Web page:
Um i'll pass on to someone else to talk now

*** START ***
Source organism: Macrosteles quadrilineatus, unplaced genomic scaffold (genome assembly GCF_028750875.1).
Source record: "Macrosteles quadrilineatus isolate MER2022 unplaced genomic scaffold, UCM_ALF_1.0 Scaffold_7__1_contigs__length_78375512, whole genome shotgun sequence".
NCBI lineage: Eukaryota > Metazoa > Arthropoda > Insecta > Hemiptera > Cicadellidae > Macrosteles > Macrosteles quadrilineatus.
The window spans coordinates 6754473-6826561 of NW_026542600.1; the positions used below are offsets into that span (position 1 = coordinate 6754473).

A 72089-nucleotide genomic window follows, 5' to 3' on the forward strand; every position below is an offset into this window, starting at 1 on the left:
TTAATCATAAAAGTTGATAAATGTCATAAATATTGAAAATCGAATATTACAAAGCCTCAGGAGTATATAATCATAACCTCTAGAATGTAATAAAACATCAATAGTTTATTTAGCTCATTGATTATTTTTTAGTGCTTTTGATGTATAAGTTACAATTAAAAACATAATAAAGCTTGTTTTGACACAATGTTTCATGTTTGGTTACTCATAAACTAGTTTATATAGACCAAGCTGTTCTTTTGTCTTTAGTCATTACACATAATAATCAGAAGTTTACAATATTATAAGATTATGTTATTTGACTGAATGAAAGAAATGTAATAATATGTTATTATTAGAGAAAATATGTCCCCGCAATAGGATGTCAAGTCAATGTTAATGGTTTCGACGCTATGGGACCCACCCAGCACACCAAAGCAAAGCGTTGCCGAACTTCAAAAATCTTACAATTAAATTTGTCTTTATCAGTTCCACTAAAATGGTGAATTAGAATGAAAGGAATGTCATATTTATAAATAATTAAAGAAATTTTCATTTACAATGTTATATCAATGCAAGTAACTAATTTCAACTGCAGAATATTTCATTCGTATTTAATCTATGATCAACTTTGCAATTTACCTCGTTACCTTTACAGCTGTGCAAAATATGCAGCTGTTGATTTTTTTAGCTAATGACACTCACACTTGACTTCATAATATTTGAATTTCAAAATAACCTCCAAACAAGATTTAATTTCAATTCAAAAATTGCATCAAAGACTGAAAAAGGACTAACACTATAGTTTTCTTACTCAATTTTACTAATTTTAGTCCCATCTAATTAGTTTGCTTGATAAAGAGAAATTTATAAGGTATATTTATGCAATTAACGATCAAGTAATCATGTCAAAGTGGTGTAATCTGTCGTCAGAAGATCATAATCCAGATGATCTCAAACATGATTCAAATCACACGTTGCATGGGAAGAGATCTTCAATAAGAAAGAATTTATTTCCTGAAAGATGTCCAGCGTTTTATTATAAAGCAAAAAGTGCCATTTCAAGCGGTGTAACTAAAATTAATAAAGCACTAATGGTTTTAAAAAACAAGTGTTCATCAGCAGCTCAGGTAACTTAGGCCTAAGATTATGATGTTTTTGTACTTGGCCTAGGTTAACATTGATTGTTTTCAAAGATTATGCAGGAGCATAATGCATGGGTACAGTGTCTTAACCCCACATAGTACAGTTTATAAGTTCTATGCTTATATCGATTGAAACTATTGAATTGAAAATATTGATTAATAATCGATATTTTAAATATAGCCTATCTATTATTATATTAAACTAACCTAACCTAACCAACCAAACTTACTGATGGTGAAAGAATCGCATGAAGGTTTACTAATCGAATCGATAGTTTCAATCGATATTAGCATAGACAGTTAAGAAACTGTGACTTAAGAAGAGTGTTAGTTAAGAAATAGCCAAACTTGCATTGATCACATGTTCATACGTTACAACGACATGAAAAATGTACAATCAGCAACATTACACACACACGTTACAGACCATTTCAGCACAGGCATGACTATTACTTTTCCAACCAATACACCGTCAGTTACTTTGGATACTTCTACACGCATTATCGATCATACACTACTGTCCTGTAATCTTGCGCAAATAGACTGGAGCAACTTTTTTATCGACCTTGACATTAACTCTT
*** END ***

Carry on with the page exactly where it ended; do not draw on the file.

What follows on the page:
All right sure absolutely i mean one of the things i when i take an approach to authentication mechanisms i really like to step back and i write like i typically classified into two different categorizations you know the human side of things where there's a human human interactive side and then there's the non-human which tends to be machines or iot or service accounts or applications so i tend to kind of separate them into two categories because the security controls you apply to those are very different and you can apply much more aggressive security controls to things let's a machine identities or service accounts you can actually apply rotation so that no one in the organization ever knows the password and that is it's used on demand just in time it's basically elevated on you know in real time the human side of things you want to be making sure it's as effective as possible for the human to be able to use it you don't want to create any type of negative experience when it comes to security otherwise humans will find a way around it so for that side of things i like to categorize and classify the human side of interactive into different risk categories so then it comes into making sure you've got a very solid risk understanding about what types of applications those users are using is it a system administrator who's managing servers is a security analyst who's running vulnerability scans across the organization or is operation team deploying patches is it a business user who's accessing hr information or doctor accessing patient records so really getting into doing from a data classification and data risk assessment to understand about what is the satisfactory type of security controls i'm actually getting the point where almost all users in your organization are now privileged they're privileged because of the type of data they have access to but it doesn't mean that all privileged users are equal it doesn't mean that all theirs should be all classified the same so it means that you have to take a risk assessment and apply the right security controls based on that risk and this moves into the next portion of the question which is around 2fa again it comes into what are you protecting what is the what is the account what is the type of application or system that you're protecting um if it's something that isn't very high level very high sensitive very high risk to the organization and something that maybe just something basic like a twitter account or something that is something you know that is you know not very essential to the business then 2fa might be enough gfa might be satisfactory to the business in that regards um it's better than nothing it's better than just leaving a password as the only security control because we know time and time again the passwords basically will be correct it will be compromised so therefore yes 2fa is is enough for some accounts but it might not be enough for other accounts and therefore you know it really comes down to really deciding whether it's worth deploying an organization the second part of that question we're on the biometric side of things uh you have to step back and and the way i look at biometrics sometimes we get confused in biometrics some people tend to think that biometrics replace passwords or as a security control in fact biometrics is not biometrics replaces the identifier portion of authentication it's an identifier it's actually replaces usernames or replaces the email address that using the login because it's an identification and therefore it does have better security controls applied to it than a traditional email or username so it is a much better secure identifier but it should not be the only security control of the only thing that you're relying to a lot of authentication to fully access systems so it should always be complemented with other types of security controls whether it being push notification pins you know multi-factor authentication whatever it might be should always enhance biometrics with additional security controls and when the risk changes it really comes into how often you trigger it how often you require that user to verify themselves on top of that and it really comes down to that's the type of efficiency that you you can apply so biometrics and devices absolutely use them um they're great but you should not be looking at it as a password replacement it's a username replacement